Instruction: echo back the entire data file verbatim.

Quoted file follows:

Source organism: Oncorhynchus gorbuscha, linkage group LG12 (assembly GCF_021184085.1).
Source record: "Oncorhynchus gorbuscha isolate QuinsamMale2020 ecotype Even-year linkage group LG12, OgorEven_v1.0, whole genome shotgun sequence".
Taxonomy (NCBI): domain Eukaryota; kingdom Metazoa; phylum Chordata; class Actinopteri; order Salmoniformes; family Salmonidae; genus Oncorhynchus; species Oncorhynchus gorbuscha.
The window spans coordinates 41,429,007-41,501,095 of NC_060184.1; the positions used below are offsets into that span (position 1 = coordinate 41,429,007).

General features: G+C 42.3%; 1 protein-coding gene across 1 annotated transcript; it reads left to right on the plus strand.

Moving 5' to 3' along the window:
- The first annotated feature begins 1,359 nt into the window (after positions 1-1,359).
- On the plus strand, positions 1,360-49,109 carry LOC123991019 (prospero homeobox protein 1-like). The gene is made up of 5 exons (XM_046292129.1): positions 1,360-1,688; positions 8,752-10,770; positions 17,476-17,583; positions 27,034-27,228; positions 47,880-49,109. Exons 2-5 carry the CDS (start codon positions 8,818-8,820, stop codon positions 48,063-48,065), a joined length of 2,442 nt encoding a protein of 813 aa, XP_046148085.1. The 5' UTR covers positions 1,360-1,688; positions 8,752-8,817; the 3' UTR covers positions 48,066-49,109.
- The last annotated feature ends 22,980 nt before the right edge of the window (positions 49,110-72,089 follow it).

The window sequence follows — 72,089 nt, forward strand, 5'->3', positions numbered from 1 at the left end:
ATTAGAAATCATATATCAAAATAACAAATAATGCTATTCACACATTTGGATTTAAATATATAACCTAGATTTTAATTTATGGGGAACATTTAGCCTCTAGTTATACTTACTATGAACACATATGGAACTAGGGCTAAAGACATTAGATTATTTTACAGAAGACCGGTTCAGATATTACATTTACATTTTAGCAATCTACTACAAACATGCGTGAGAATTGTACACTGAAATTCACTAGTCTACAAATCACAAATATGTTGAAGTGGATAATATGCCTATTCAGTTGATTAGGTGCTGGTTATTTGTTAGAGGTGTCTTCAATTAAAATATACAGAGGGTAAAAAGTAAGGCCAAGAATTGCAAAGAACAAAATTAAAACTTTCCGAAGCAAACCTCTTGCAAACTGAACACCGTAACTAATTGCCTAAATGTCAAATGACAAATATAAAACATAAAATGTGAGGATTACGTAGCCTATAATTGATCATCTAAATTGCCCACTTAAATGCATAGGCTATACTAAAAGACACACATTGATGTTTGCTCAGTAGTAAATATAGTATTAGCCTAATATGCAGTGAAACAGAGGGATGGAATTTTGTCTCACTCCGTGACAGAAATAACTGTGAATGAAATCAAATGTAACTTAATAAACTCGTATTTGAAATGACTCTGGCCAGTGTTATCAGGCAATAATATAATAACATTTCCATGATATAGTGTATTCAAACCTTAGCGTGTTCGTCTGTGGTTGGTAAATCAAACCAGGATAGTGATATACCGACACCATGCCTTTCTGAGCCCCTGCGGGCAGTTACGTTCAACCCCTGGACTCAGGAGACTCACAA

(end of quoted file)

Source organism: Oncorhynchus gorbuscha, linkage group LG12 (assembly GCF_021184085.1).
Source record: "Oncorhynchus gorbuscha isolate QuinsamMale2020 ecotype Even-year linkage group LG12, OgorEven_v1.0, whole genome shotgun sequence".
Taxonomy (NCBI): domain Eukaryota; kingdom Metazoa; phylum Chordata; class Actinopteri; order Salmoniformes; family Salmonidae; genus Oncorhynchus; species Oncorhynchus gorbuscha.
The window spans coordinates 41,429,007-41,501,095 of NC_060184.1; the positions used below are offsets into that span (position 1 = coordinate 41,429,007).

General features: G+C 42.3%; 1 protein-coding gene across 1 annotated transcript; it reads left to right on the plus strand.

Moving 5' to 3' along the window:
- The first annotated feature begins 1,359 nt into the window (after positions 1-1,359).
- On the plus strand, positions 1,360-49,109 carry LOC123991019 (prospero homeobox protein 1-like). The gene is made up of 5 exons (XM_046292129.1): positions 1,360-1,688; positions 8,752-10,770; positions 17,476-17,583; positions 27,034-27,228; positions 47,880-49,109. Exons 2-5 carry the CDS (start codon positions 8,818-8,820, stop codon positions 48,063-48,065), a joined length of 2,442 nt encoding a protein of 813 aa, XP_046148085.1. The 5' UTR covers positions 1,360-1,688; positions 8,752-8,817; the 3' UTR covers positions 48,066-49,109.
- The last annotated feature ends 22,980 nt before the right edge of the window (positions 49,110-72,089 follow it).

The window sequence follows — 72,089 nt, forward strand, 5'->3', positions numbered from 1 at the left end:
ATTAGAAATCATATATCAAAATAACAAATAATGCTATTCACACATTTGGATTTAAATATATAACCTAGATTTTAATTTATGGGGAACATTTAGCCTCTAGTTATACTTACTATGAACACATATGGAACTAGGGCTAAAGACATTAGATTATTTTACAGAAGACCGGTTCAGATATTACATTTACATTTTAGCAATCTACTACAAACATGCGTGAGAATTGTACACTGAAATTCACTAGTCTACAAATCACAAATATGTTGAAGTGGATAATATGCCTATTCAGTTGATTAGGTGCTGGTTATTTGTTAGAGGTGTCTTCAATTAAAATATACAGAGGGTAAAAAGTAAGGCCAAGAATTGCAAAGAACAAAATTAAAACTTTCCGAAGCAAACCTCTTGCAAACTGAACACCGTAACTAATTGCCTAAATGTCAAATGACAAATATAAAACATAAAATGTGAGGATTACGTAGCCTATAATTGATCATCTAAATTGCCCACTTAAATGCATAGGCTATACTAAAAGACACACATTGATGTTTGCTCAGTAGTAAATATAGTATTAGCCTAATATGCAGTGAAACAGAGGGATGGAATTTTGTCTCACTCCGTGACAGAAATAACTGTGAATGAAATCAAATGTAACTTAATAAACTCGTATTTGAAATGACTCTGGCCAGTGTTATCAGGCAATAATATAATAACATTTCCATGATATAGTGTATTCAAACCTTAGCGTGTTCGTCTGTGGTTGGTAAATCAAACCAGGATAGTGATATACCGACACCATGCCTTTCTGAGCCCCTGCGGGCAGTTACGTTCAACCCCTGGACTCAGGAGACTCACAA